The Best Easy Vegan Marinated Tofu Recipe creates a tofu that’s crispy and full of flavor. Using pressed tofu is the key to making delicious baked tofu recipes, and I’m sharing tips on how to cook perfect tofu. Learn how long tofu should be cooked, and how long it lasts in the fridge. Are you reducing carbs? This vegan keto tofu marinade provides plant-based protein with low carb macros. If you’re looking for easy tofu recipes, this is the one for you!
If you were to stop by my house on any given day of the week, chances are you’d find this tofu recipe marinating in my fridge. That’s simply how much we love it!
But I get asked this question all the time: what does tofu taste like? The good news is, tofu is fairly neutral right out of the box. When you add flavors, like this marinade, it takes on the flavors of the marinade. It transforms into something amazing!
How to Cook Tofu
There’s a couple of ways to go about cooking marinated tofu recipes such as this one. For example, you can make it as a marinated baked tofu. Baking tofu is a simple way to do it, requiring only the time it takes to heat up the oven and bake it.
Simply heat your oven to 400F and line a baking pan with parchment paper. Bake it for 30–35 minutes, until golden brown. For the best baked tofu, marinate it in the recipe provided below.
I like cooking tofu in the skillet with some olive oil or sesame seed oil. See my recipe below for instructions.
How Long do you Marinate Tofu?
Pressed tofu should be marinated a minimum of 30 minutes, but if you have more time, marinating it an hour (or more) delivers even more outstanding flavor in the tofu.
How long does marinated tofu last in the fridge?
Once the tofu is cooked, transfer any leftover pieces to a sealed container and refrigerate. It will keep up to 5–7 days in the fridge.
Love extra firm tofu recipes?
Be sure and check out my other tasty tofu recipes, like this Miso Tofu which is marinated in a miso-infused sauce. It’s an amazing and relatively simple recipe to make. And don’t forget this Sesame Tofu recipe with a sweet, tangy sauce!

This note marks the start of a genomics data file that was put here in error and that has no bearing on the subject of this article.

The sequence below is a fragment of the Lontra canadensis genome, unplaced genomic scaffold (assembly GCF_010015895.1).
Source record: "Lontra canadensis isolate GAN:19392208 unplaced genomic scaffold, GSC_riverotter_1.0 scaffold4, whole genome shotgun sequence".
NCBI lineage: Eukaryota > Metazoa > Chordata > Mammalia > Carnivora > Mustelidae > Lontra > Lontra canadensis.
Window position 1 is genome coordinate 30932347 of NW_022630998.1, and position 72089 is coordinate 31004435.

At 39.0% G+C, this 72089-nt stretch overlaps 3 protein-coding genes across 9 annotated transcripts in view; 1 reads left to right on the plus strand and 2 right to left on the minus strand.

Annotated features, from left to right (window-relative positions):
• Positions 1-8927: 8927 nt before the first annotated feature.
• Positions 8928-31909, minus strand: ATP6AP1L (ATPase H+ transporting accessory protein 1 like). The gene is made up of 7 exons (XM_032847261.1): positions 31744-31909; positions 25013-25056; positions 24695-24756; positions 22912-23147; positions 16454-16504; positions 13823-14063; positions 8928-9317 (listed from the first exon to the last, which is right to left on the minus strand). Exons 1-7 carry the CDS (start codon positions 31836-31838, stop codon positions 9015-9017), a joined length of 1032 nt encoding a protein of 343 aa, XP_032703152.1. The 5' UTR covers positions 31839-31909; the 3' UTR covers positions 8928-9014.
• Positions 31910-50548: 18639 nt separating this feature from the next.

You should also try my 10-Minute Tofu Scramble! It’s such an easy recipe and is low carb and perfect for breakfast or any time of the day!
Would you believe that my Vegan Potato Salad is made with extra firm tofu? In the midwest, we love adding chopped boiled eggs to our potato salad so I started using scrambled tofu instead. It’s so good!
Finally, be sure and make my Vegan Egg Salad recipe. It’s another extra-firm tofu recipe you’ll love!
Of course, this Orange Tofu is an awesome recipe too!
Is tofu marinade healthy?
This recipe is so healthy, which is one of the reasons we love it so much! It’s a high protein, low calorie, low carb recipe that can be served for dinner, lunch, or even as a snack!
Per Serving nutrition estimates: Calories: 94 Fat: 5g Net Carbs: 3g Protein: 8g
I love this BBC article on why eating tofu is healthy!
But here’s the deal, if you’re doing a low carb or vegan keto diet, you may be wondering is tofu keto-friendly. I understand the question because vegan keto ingredients can be hard to come by! However, tofu is great to include in your vegan keto diet because it’s low carb.